I have tasted a few Chianti’s from the Colli Senesi DOCG and they are often fresh and light. This wine seemed more like a Brunello di Montalicino than a Chianti or Chianti Colli Senesi.  With some digging I found out that Azienda Agricola Pacina is located in Castelnuovo Berardenga, but his vines are in the Colli Senesi DOCG (which I am told you can see from the kitchen window).  I should also add that on a clear day, you can see Montalcino from the estate (home of the afore mentioned Brunello di Montalcino), which could be part  of the reason why this wine was more like a Brunello to me.


The 10ha vineyard for this wine is made up of sand, clay and oyster fossils and is farmed organically, leaning towards biodynamics.  The blend is 97% Sangiovese and 3% Canaiolo/Ciliegiolo.  The grapes are hand harvested, crushed and the alcoholic fermentation takes place utilizing indigenous yeasts.  The wine is left to macerate for around five weeks in concrete tanks (the long skin contact could be another reason why this wine resembled a Brunello).  The wine is then aged for one year in (5-10 year-old) 500 liter barrels and botti of 17-25hl.  The wine is then bottled without clarification nor filtration.  Very little sulfur is added at this time ( I’m told 15-20 mg) and aged a further 6 months before release.  25,000 bottles are produced.  Alcohol:  13.2%  Total Acidity:  5.5%.  Price in Norwegian Kroner is 200 ($31).

Appearance: Dark brick-red with good color depth.  Medium intensity.  Still nice dark edge suggesting that this wine is younger than it really is.

Nose: When first opened, slight hints of onion, suggesting that there was slight reduction.  This very quickly burned off.  Hints of mineral emerged along with dark cherries and dark plums.  Hints of herbs like rosemary.  Some dried fruit notes on the back end.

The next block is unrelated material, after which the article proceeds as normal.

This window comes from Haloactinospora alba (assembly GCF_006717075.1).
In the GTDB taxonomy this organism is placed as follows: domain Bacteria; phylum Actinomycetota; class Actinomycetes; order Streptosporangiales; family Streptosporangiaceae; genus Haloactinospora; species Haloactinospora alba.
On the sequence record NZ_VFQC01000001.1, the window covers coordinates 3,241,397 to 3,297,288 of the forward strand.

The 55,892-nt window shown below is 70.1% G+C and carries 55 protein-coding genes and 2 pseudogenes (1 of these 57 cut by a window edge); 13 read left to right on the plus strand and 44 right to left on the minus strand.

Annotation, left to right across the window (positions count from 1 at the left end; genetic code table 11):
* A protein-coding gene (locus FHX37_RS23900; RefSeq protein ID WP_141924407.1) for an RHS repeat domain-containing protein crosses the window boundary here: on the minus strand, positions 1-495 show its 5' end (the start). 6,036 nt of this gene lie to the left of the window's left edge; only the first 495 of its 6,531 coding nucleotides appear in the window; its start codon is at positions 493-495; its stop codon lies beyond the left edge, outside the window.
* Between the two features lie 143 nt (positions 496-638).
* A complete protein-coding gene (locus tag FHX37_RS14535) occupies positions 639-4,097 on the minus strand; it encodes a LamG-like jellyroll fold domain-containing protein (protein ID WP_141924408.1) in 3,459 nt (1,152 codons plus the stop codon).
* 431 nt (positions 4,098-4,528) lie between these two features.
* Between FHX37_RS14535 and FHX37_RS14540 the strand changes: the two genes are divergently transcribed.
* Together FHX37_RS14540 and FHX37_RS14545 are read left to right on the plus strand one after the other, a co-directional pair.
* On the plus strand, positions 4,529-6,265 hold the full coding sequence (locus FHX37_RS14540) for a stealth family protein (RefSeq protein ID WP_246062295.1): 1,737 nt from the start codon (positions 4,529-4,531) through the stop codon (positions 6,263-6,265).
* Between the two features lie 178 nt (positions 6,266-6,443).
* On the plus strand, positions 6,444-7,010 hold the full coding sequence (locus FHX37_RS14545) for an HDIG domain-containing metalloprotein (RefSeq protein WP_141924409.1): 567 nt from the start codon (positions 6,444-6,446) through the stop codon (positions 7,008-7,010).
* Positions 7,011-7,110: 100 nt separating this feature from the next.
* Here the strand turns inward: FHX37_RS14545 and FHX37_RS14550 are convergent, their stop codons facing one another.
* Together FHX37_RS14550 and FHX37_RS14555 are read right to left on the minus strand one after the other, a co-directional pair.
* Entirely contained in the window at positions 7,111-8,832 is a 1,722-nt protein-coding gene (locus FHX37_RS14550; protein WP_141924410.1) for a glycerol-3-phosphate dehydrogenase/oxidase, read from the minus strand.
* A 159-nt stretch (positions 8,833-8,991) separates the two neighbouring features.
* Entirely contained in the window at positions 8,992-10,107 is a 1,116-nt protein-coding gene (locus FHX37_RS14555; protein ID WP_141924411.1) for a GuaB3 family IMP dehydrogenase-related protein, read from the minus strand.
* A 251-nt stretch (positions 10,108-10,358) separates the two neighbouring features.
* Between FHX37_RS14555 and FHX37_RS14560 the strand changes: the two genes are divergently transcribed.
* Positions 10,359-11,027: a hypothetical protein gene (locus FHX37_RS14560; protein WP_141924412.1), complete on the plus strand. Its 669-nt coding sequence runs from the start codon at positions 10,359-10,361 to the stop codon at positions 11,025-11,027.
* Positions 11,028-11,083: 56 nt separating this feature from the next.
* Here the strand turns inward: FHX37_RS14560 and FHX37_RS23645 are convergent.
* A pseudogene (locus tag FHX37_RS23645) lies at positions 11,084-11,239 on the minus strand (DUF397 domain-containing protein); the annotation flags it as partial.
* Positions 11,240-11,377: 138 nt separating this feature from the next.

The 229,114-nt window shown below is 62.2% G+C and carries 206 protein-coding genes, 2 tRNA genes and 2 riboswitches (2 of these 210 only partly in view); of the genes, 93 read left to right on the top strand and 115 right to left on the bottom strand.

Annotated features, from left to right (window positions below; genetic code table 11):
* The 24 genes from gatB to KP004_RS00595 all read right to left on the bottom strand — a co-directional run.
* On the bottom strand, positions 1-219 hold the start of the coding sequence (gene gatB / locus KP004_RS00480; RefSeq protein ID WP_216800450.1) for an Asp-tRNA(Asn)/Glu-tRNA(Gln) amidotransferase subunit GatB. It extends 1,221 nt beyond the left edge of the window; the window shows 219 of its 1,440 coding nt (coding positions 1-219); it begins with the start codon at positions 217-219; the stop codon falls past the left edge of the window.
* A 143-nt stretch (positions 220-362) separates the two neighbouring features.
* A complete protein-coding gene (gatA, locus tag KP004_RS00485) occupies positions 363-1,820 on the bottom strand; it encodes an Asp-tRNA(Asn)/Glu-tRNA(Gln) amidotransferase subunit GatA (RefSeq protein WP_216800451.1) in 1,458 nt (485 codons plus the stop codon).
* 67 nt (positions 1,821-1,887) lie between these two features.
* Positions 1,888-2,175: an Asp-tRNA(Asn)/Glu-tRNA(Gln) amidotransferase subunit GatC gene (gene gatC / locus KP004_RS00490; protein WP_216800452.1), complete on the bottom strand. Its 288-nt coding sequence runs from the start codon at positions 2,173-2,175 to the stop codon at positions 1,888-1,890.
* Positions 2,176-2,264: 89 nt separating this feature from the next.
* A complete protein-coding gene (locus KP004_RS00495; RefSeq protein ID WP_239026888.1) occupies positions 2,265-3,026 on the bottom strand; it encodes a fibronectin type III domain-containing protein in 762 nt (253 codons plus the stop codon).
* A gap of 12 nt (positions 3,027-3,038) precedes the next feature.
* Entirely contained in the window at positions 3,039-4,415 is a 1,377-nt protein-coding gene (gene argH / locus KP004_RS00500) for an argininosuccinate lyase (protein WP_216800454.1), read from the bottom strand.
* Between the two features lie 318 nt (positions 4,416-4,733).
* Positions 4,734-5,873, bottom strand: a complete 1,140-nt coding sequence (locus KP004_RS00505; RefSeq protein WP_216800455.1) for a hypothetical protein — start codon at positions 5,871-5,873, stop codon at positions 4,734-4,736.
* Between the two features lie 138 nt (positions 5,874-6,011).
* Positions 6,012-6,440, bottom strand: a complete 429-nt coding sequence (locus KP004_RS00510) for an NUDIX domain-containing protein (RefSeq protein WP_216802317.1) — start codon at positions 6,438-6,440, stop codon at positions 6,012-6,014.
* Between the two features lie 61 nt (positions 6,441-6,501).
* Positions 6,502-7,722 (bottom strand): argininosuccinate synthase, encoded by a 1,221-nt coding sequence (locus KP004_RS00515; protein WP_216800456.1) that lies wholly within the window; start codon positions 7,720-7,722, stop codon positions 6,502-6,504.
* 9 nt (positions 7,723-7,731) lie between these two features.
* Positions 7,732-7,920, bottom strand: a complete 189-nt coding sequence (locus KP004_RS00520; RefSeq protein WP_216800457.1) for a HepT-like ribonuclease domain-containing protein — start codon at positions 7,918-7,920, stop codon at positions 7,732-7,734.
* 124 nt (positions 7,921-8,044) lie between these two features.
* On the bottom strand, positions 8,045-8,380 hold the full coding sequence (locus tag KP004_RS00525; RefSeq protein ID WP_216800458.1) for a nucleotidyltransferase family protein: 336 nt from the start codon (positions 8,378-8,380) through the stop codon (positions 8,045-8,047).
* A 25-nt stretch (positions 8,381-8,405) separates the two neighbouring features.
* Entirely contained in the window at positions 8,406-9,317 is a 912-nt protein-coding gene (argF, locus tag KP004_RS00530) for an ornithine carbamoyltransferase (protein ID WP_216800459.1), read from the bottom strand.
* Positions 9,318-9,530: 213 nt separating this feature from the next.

Palate: Dark cherries and cherry pits.  Medium plus acidity and medium plus tannins which actually increased and began to over power the wine a bit once in the glass for 10 minutes.  It was difficult to distinguish weather the tannins were coming from the fruit or the 500 liter barrels.  I am quite sure that most of the tannic structure of the wine came form the fruit itself.  Very rustic style of wine with secondary aromas that emerge about 10 seconds after the initial impression on the palate.  Those secondary aromas sat for 30 plus seconds.


I tasted this wine again on the 19th of May, after the bottle had been open for 3 days and stored in the refrigerator.  It had actually improved considerably.  The tannins were better integrated and the fruit more precise.  It’s my opinion that this wine is a wine that could benefit from 5-7 years of cellaring.  A reliable source reported to me that he had recently tasted a 1995 and that it was, to quote him directly “fantastic”!  I suppose that at this price, one might expect that a wine with the Chianti Colli Senesi DOCG can be aged.


Category: 1 WINE, 3 TASTING NOTES, Chianti Colli Senesi, Italy, natural wine (just about), Toscana




Vinosseur is the company name of sommelier Joseph R. Di Blasi. is his web page where he writes about wine, food, restaurants and other gastronomic experiences.

Joseph has a special place in his heart for quality wines from the old world, especially France & Italy, with a strong focus on Organic, Biodynamic and Natural wines.

Joseph grew up in Italy and California, but left The States in 2002 and now resides in Poland.